In dissociative disorders, the individual may experience disruptions in consciousness, memory, sense of identity or perception. Patients may have periods of amnesia, find oneself in a new city with no recollection of their old life or feel separated from their emotions and experiences, as if their mind and body are in two different places.
The most severe dissocitive disorder is the dissociative identity disorder ( also known as multiple personality disorder), in which at least two separate and distinct personalities exist in the same person. One such patient had two different addresses, two sets of doctors and two lovers who did not understand why she was not often available.
Kim Noble has been suffering from DID since she was very young. As a child of 6, she was sexually abused and later in her twenties, she was forced to give her baby away. Kim was initially diagnosed with schizophrenia at the age of 14 and was sent to a mental hospital, however one of her personalities appealed the decision. Kim switches personalities around 4-5 times a day. She says it’s like waking up all over again.
Although “Kim Noble” is her original identity, for the last six years, her dominant personality has been “Patricia”. Patricia, characterized by her calm and rational personality, is the only identity that is aware of her DID. This personality also leaves notes around the house. Nevertheless, “Julie” was a very destructive personality. She even ran Noble’s vehicles into a bunch of parked cars! On the other hand, “Hayley”, another personality character, was involved in a pedophile ring.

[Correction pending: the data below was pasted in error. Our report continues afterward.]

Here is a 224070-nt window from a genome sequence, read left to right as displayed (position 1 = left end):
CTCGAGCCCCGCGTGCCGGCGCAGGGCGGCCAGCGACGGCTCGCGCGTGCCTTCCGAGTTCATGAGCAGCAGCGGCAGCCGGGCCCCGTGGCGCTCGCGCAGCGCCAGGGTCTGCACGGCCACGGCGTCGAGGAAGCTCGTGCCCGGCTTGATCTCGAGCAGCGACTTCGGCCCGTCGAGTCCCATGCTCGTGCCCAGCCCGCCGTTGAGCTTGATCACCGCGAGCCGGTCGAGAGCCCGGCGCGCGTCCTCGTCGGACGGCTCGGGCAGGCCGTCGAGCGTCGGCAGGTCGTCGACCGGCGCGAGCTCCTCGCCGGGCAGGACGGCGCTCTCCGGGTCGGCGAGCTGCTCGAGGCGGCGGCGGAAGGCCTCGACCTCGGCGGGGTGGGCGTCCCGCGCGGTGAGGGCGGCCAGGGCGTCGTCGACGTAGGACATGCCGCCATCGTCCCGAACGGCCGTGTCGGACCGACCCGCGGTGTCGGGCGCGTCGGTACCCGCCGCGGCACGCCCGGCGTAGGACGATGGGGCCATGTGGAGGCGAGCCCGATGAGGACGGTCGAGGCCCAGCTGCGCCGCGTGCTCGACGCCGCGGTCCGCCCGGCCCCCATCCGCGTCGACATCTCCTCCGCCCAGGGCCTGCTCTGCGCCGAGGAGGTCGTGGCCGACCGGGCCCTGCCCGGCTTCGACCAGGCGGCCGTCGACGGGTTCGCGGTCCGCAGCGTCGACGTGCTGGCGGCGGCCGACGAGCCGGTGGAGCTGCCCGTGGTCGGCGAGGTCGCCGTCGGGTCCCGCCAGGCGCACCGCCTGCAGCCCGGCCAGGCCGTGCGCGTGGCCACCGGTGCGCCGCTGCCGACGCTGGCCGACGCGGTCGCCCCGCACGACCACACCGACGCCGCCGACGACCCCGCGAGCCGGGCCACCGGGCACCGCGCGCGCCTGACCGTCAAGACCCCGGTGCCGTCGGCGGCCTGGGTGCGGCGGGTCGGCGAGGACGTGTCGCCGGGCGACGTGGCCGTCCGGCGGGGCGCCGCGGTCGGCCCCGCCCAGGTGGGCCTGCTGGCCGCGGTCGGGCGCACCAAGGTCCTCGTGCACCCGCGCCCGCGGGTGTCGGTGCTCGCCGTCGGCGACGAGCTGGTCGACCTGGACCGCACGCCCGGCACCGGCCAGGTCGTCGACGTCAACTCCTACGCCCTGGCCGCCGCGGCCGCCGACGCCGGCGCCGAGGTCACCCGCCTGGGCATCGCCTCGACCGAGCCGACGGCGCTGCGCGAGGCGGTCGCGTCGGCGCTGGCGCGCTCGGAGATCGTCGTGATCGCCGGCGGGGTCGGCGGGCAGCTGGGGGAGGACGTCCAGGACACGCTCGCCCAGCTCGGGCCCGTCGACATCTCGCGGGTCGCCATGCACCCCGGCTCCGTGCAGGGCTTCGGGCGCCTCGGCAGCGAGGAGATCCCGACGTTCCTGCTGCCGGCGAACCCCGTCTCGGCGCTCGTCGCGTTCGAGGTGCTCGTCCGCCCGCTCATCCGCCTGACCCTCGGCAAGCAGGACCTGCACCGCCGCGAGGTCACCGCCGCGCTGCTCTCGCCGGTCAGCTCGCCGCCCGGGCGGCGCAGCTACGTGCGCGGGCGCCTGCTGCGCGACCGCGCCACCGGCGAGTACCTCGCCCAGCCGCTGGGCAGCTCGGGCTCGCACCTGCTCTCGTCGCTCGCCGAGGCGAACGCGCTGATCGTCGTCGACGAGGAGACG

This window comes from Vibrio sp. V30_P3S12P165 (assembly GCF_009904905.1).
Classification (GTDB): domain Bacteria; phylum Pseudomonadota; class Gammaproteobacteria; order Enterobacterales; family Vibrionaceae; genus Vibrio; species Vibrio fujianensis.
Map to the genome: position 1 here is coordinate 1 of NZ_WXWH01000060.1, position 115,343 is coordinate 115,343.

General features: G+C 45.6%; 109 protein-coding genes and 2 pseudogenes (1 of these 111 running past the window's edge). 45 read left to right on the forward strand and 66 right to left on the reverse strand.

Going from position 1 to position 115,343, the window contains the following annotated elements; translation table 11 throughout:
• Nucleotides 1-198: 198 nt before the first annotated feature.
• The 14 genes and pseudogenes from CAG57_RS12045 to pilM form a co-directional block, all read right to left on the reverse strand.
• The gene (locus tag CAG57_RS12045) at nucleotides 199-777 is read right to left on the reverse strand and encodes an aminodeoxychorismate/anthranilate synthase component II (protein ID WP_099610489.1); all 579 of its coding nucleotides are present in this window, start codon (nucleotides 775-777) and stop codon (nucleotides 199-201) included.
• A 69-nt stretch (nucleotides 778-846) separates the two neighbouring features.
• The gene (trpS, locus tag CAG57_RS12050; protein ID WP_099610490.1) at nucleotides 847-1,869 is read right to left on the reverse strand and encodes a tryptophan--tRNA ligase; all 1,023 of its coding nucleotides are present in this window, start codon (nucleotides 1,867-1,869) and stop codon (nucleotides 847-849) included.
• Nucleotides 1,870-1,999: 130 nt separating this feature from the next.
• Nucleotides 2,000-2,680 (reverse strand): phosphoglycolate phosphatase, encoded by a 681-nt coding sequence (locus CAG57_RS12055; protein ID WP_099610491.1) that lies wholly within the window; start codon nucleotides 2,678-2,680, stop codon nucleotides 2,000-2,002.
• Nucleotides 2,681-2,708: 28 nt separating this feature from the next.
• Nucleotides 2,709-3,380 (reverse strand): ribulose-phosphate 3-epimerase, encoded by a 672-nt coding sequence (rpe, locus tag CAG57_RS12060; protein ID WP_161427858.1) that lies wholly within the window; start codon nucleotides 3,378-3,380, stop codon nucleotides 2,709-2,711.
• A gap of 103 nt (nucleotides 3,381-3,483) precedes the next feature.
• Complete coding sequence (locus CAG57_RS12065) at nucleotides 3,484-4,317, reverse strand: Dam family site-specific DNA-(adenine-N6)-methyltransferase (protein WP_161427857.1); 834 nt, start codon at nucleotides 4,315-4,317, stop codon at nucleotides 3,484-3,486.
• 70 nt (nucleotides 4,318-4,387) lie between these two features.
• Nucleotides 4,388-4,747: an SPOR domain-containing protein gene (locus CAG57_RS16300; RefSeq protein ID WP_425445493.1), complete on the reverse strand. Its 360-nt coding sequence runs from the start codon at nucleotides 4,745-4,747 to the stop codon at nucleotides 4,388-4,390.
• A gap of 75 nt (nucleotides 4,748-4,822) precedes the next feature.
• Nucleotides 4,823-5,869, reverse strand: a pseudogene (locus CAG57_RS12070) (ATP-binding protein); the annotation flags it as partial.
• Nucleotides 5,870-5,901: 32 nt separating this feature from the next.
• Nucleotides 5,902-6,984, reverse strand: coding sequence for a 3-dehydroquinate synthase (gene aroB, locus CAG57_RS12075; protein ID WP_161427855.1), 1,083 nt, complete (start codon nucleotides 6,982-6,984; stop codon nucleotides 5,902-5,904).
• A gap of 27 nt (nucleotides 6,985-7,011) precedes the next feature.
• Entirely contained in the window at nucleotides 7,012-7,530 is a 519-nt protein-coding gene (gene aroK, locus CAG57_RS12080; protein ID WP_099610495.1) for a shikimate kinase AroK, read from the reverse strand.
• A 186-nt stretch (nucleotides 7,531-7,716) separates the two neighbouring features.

Here are some of her other personalities:
- Abi – Young and single, flirtatious and desperate,
- Bonny – Mother with a young daughter,
- Salome – Very religious Catholic,
- Diabalus – A boy who writes only in Latin,
- Ken – Depressed twenty year old,
- Judy – Self-conscious fifteen year old,
- Dawn – A young women looking for her baby,
- Ria – A twelve year old girl who paints pictures that exemplify abuse.
Kim makes use of the plural personal pronoun when she talks. For example, if you were to ask “how are you?”, she would reply saying, “We are fine”.
Kim Noble doesn’t take any medications today, nevertheless, she spends time in therapy twice a week and has a support team that helps her occasionally. She also met an art therapist which was how she got into painting.
Talk therapy is perhaps one of the best treatments for DID. Cognitive behavioral therapy, family therapy and psychotherapy are often used by clinical psychologists and psychiatrists. It is important to know that there is no cure for DID, still, long term treatment is often helpful if the patient stays committed.
Edited by: Keerthana Suresh
Burton, L., Westen, D., & Kowalski, R. Psychology 4th edition